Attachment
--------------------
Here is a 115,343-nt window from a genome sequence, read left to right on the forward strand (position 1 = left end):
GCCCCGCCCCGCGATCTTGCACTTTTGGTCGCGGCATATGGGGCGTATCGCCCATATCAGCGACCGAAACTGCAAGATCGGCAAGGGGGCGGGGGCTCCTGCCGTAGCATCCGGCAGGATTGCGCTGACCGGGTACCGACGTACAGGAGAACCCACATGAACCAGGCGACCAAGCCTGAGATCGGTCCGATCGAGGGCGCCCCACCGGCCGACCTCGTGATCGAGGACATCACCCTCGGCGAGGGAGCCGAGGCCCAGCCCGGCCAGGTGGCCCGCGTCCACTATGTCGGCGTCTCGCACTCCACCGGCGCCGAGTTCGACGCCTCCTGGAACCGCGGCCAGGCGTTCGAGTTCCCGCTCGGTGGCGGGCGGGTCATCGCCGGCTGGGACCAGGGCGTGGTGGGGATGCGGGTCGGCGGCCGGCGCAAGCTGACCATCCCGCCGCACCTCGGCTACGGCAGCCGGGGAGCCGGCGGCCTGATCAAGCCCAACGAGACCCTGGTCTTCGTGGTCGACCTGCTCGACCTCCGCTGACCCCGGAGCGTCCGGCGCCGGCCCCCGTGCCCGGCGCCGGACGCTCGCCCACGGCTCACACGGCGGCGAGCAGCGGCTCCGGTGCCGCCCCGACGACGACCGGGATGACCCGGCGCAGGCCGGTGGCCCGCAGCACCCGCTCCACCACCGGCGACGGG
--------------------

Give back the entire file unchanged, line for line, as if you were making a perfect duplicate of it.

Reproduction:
Here is a 115,343-nt window from a genome sequence, read left to right on the forward strand (position 1 = left end):
GCCCCGCCCCGCGATCTTGCACTTTTGGTCGCGGCATATGGGGCGTATCGCCCATATCAGCGACCGAAACTGCAAGATCGGCAAGGGGGCGGGGGCTCCTGCCGTAGCATCCGGCAGGATTGCGCTGACCGGGTACCGACGTACAGGAGAACCCACATGAACCAGGCGACCAAGCCTGAGATCGGTCCGATCGAGGGCGCCCCACCGGCCGACCTCGTGATCGAGGACATCACCCTCGGCGAGGGAGCCGAGGCCCAGCCCGGCCAGGTGGCCCGCGTCCACTATGTCGGCGTCTCGCACTCCACCGGCGCCGAGTTCGACGCCTCCTGGAACCGCGGCCAGGCGTTCGAGTTCCCGCTCGGTGGCGGGCGGGTCATCGCCGGCTGGGACCAGGGCGTGGTGGGGATGCGGGTCGGCGGCCGGCGCAAGCTGACCATCCCGCCGCACCTCGGCTACGGCAGCCGGGGAGCCGGCGGCCTGATCAAGCCCAACGAGACCCTGGTCTTCGTGGTCGACCTGCTCGACCTCCGCTGACCCCGGAGCGTCCGGCGCCGGCCCCCGTGCCCGGCGCCGGACGCTCGCCCACGGCTCACACGGCGGCGAGCAGCGGCTCCGGTGCCGCCCCGACGACGACCGGGATGACCCGGCGCAGGCCGGTGGCCCGCAGCACCCGCTCCACCACCGGCGACGGG